So, yeah, as far as the race goes, it was basically an exercise in doing everything wrong that you can possibly do wrong. Underestimate the course? Check. Go out too fast? Check. Don't eat enough? Check. Don't drink enough? Check. Excusable for a rookie, I guess, but not for someone who's done this before. All of that combined to turn a hoped-for 5:30 finish into a painfully slow 6:51. But yet I had fun, in a sick and twisted kind of way, which just helps to prove that ultra runners really are batshit crazy....and that we're totally cool with that.
If nothing else, the trip to Moab made it all worthwhile. Moab is just a cool place. I love the mountains and I will always want to live in (or very near) them, but that doesn't mean the desert canyonlands aren't cool as hell. And, really, February might be the time to go, before it's gets blazing hot. We made the trip down in a couple of days, staying in Grand Junction, CO on the way, which put us in Moab fairly early on Friday morning and gave us a chance to scout out the course a little and just check out the sights in general.
The race day weather was about as perfect as it can get, with highs in the mid-40s. Thanks to similar weather in the couple of weeks leading up to the race, the course itself was also in fine form and the RD, Chris Martinez, made the prophetic claim just before the race started that it would be a good day for course records to fall. I lined up somewhere in the middle of the pack and before I knew it (literally, I didn't hear a countdown or "ready, set" or anything) we were off.
I actually felt really good at first, which may actually have worked against me in the end. Rather than try to reign it in and plan ahead for the long haul, I decided to just go with it. Up the first climb and onto the lollipop loop that encompasses the first half or so of the race, my legs felt strong and there never really seemed to be any reason to slow down or walk, other than on a few very short but also very steep pitches of slickrock. The course basically has two high points; the first in the middle of the initial lollipop loop and the second afterwards along the Gold Bar Rim, after the 55K merges back into the 33K route.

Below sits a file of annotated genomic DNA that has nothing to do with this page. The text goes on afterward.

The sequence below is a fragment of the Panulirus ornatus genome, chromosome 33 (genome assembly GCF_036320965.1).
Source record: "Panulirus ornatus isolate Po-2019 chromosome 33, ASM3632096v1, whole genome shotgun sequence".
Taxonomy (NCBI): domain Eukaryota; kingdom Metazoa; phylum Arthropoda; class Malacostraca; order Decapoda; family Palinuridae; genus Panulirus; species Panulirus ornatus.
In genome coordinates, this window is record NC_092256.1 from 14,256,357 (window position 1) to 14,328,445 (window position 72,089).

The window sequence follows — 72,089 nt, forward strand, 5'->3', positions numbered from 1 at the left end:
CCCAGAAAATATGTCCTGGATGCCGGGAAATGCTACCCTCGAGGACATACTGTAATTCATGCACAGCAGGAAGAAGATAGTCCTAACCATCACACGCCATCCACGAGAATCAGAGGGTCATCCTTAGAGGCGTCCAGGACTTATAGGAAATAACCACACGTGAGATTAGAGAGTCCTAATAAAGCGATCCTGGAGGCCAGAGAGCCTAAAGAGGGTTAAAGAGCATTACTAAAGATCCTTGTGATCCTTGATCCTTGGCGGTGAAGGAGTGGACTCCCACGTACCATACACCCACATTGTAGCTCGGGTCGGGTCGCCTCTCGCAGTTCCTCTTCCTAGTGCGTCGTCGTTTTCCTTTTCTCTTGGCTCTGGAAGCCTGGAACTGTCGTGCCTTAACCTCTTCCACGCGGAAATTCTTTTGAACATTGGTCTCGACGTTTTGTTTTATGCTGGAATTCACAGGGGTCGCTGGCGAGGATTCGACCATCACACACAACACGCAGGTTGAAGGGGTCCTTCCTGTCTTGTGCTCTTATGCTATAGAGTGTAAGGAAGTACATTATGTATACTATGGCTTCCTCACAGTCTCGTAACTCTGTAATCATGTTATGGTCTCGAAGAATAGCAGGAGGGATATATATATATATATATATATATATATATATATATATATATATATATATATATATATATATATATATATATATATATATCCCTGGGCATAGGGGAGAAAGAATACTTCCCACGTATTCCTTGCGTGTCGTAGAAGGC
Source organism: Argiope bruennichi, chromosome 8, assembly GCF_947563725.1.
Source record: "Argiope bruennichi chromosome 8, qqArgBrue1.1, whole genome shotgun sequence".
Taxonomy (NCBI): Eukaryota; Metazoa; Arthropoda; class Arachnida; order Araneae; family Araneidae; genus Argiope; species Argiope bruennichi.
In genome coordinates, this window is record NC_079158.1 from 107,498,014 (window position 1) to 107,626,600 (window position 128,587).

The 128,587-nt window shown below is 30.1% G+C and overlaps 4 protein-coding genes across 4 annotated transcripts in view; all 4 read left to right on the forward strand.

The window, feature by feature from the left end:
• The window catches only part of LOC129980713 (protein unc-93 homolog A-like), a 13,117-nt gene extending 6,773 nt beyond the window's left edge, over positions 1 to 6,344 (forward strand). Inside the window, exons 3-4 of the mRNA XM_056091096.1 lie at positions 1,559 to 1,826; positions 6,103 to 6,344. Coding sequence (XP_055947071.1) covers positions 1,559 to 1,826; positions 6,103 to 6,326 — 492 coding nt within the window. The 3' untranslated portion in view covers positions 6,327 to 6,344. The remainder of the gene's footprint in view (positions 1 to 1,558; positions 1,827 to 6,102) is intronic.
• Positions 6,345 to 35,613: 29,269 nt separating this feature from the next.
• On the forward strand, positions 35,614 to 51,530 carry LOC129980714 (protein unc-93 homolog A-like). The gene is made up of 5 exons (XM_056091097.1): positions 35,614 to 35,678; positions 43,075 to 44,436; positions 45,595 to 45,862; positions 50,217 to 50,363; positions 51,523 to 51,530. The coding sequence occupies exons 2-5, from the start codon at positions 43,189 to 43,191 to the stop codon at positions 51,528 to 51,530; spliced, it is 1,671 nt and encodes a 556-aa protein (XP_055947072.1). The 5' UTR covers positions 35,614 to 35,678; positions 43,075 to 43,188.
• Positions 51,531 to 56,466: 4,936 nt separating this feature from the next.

During that first loop, I felt like I was drinking plenty and ate 4 or 5 gels, so I got off to a good start there. But at some point just after we started climbing up to Gold Bar Rim, I started to fade. My legs were suddenly more tired than they should be given the pace I was going and my stomach was starting to abandon me, which threw me into the negative loop of not wanting to eat or drink, even though doing so would've helped in the long run (no pun intended). After passing multitudes of people on the lollipop, they started going right past me in a seemingly neverending Conga line as I trudged up the slickrock. At this point, it seemed fairly apparent that 5:30 was out of the question, but I held onto the uber-optimistic thought that once the course turned back downhill I would be able to salvage a sub-6. Wrong.
By the time I reached the aid station just below Gold Bar Rim, and the start of the infamous Golden Spike trail, I was toast. It just felt like I had absolutely nothing left in the tank. Still hopeful that I could catch a second (or third) wind heading down Golden Spike, I trudged on. And then I found out just what makes the infamous Golden Spike so damn infamous. I knew ahead of time that we'd spend a lot of time running on the slickrock, but what I didn't realize was just how technical the slickrock would be. Cracks, holes, and 2 or 3 foot drop-offs keep you on your toes and prevented me from being able to fall into any kind of rhythm whatsoever. Also, I didn't expect as many ups during the downhill as there were. We did ultimately lose a lot of elevation along Golden Spike, but not before running down and then back up steep sections of slickrock along the way. By the time I finally got off Golden Spike, I was in all-out death march mode, Christmas songs blaring in my head as I dreamed of the relatively plush single-track forest trails back home.
I did manage some running once we hit the Poison Spider road closer to the finish, which probably salvaged a sub-7 out of the mess.
So, chalk that one up to experience. All in all, it's a great event....the fact that I sucked it up big time there doesn't change that. It's definitely worth checking out sometime. On the bright side, putting forth such a crappy performance is a good motivator to not do it again....one of the first things I did when I got back home was to sit down and start formulating my training plan for Quad Rock and Leadville. Hopefully, I've learned from my mistakes.
Me, Ryan and Paul
*All photos are courtesy Katie Anderson, who should receive special recognition for putting up with three stinky runner dudes for the entire weekend (albeit one of them was her husband).